I’m almost at the end of the stories of beneficiaries we helped in August.

At the point where I had allocated almost all of the donations, we had a family trip to Belen Farm – a place a good two hour drive away that is well known to Jackie’s family – they used to spend their holidays there as children.  I hired a van and Jackie’s mum, most of Jackie’s siblings, their partners and a niece all piled in for the road trip!

A local gasoline store!

A local gasoline store!

The area we went to was as different to Tacloban as you can get – it seemed sparsely populated and very green.  The area was not affected by the storm surge as it is so far away, but buildings were decimated by the winds.

The temporary classrooms.  This one held a class of 52 children

The temporary classrooms in the local school. This one held a class of 52 children

This included the house of Mana  Tessie.  Her family took shelter in their basement when the typhoon struck.  When it was over they come up the stairs to discover most of their house and sari sari store had been blown away.  They are now living in the basement while they rebuild their house.  We gave Mana Tessie 2500PHP ($35 / $56) to help towards re-establishing her sari sari store.

Mana Tessie in her basement

Mana Tessie in her basement

Mana Winnie was in a more dire situation.  She is 63 and a widow.  Her adult daughter and son live with her.  Her son is an on call labourer who gets occasional work, but her daughter is epileptic and can’t work.  They do not have the money for medication for her and she needs to eat regularly or her fits increase.  With Mana Winnie only earning a living as someone who prays for the local dead (if a family can afford to, they will pay for a 9 day novena – daily prayers.  These are said by a minimum of two people and the cost of 500PHP (£7 / $11) is split between those praying), they frequently can’t afford food.  As the area is farmland, they are allowed to dig root crops up when they really need to, in order to survive.


Mana Winnie

The house they live in is very strange.  After the typhoon, an NGO helped them build a new structure around what was left of their current one.  All their belongings are piled into the centre of this, with no furniture to speak of.



Mana Winnie had a plan – she wanted to set up in an empty hut down the road, selling hot food she will cook at home.  The hut is close to a school, so she has potential customers there.  She was very smiley when we gave her 5000PHP (£70 / $111).  She asked our permission to include her sister who struggles as much as she does.  Her sister lives with her 3 children and grandchildren and she thought it would help provide them with an income too.  We said that as long as they set up a business to provide an income, they could involve whoever they wanted 🙂


The house where Mana Winnie’s sister and family live

The entire basis of Helping Hands for Tacloban was to support survivors of Yolanda, but I am afraid on the last donation in Belen I didn’t stick to that.  I hope you will understand.  An elderly gentleman, well known to Jackie’s family had recently died and I was told that there was no money for a headstone.  I’d been to see some of the mass graves that had been dug after Yolanda and they made me so sad.  Some had markers or even posters to tell me who was there –  one that I can picture vividly was for a young boy and his grandfather.  In one place though, it was just a field, with cows grazing.  Already, you wouldn’t know it’s the final resting place for people.  And in ten years…  I gave 2500PHP ($35 / $56) to the lady who had looked after this gentleman, and was arranging his burial. It seemed wrong for one more person to not have something to mark their grave.  I hope that my decision is understandable by our amazing donors.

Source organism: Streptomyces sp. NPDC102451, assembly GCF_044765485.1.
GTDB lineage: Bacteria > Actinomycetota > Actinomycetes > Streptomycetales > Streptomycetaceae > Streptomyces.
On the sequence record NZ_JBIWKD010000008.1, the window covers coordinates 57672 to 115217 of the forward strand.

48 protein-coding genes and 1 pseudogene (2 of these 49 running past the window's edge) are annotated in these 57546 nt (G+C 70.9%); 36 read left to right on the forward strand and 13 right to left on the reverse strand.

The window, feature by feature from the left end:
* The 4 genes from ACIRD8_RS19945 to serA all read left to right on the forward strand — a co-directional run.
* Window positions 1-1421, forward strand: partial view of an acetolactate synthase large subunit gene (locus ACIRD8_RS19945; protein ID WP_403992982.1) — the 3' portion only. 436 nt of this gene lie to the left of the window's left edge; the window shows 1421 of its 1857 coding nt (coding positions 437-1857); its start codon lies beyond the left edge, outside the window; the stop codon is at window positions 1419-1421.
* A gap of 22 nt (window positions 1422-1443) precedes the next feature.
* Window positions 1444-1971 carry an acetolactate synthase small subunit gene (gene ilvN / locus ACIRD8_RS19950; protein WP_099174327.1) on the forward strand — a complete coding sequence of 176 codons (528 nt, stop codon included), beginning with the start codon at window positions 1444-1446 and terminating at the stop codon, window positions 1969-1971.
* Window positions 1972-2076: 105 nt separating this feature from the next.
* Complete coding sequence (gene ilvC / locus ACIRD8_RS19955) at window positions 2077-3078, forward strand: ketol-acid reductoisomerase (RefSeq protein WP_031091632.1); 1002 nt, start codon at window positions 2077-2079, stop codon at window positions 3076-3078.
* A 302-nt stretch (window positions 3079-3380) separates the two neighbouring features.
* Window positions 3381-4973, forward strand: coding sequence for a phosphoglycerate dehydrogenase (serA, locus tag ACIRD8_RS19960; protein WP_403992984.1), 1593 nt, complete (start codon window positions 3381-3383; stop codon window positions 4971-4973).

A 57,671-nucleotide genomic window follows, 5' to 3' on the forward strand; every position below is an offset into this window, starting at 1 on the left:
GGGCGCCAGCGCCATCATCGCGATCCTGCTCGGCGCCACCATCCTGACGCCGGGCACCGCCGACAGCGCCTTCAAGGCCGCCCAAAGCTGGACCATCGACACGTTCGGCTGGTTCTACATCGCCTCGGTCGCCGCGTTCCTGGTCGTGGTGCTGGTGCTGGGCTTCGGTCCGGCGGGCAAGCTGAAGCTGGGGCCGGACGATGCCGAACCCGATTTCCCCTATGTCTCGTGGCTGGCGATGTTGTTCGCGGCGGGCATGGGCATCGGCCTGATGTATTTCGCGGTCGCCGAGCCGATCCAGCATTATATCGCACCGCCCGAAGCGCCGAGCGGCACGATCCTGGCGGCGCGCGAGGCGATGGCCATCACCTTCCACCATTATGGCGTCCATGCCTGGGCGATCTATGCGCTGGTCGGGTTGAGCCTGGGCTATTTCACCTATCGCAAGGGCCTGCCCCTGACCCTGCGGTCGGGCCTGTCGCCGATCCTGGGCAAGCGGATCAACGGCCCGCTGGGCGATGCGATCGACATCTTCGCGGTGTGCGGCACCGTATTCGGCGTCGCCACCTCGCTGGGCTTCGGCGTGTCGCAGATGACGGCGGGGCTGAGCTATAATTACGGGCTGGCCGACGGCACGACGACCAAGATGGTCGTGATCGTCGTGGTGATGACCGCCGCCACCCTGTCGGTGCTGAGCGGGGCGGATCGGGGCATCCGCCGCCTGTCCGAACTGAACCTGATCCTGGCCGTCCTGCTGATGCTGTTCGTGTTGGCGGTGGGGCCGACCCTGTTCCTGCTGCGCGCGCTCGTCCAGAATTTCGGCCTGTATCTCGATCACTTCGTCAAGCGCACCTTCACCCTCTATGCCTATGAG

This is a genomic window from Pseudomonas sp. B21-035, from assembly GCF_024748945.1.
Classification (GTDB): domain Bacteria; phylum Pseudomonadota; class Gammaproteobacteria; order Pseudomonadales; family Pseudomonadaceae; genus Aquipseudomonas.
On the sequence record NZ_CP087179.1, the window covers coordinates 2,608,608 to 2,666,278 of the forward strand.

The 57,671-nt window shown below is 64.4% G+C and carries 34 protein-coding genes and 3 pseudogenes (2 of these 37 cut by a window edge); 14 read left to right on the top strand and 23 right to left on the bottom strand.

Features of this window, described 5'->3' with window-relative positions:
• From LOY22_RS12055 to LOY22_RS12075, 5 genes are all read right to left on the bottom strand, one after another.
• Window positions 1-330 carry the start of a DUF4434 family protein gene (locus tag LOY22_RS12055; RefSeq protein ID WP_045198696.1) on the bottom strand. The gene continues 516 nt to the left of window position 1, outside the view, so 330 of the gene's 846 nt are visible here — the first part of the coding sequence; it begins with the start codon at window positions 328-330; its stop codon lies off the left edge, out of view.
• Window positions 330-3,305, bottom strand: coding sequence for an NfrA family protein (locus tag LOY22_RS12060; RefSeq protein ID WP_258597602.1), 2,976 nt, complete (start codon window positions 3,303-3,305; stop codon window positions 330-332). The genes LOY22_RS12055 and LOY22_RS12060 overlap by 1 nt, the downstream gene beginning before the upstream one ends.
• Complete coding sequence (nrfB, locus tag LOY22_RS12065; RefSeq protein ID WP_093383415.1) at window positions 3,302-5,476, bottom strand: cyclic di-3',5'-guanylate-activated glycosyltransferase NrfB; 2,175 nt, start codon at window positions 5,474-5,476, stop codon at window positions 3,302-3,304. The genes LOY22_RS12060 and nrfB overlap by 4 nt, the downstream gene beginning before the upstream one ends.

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The Sampan family – a complicated one

Before I left for Tacloban I watched a TV programme which followed some of the work Oxfam did there after the typhoon.  I was stunned.  I don’t know if they didn’t ask, or if they didn’t listen to locals, but they spent thousands of pounds of donations building fishing boats, only to find out that the seabed had changed after Yolanda and the boats were almost useless.

It showed me how important local knowledge is, but also how complicated relief work can be.  I intended to simplify this post to make it easier to read (and to make it shorter, as I know from experience, people don’t read posts that are too long), but a friend told me not to do that.  She said I should show how complicated things can get so that people could see that it’s not as simple as saying you’ll replace something, buying the something and having it delivered.  So that is what I will do:

The Sampans are a family that Jackie had helped when she visited.  She paid off the loan for Mrs Sampan’s (Jocelyn) sari sari store and set her husband (Ricardo) up as a fish vendor.  She also gave them money for materials to start building a new home.  Their current home Jackie described (accurately) as ‘a box’.  It houses 2 adults and 11 children. The house and its surroundings were probably the worse I saw.  I couldn’t help thinking that I wouldn’t leave an animal in the conditions this family were living in.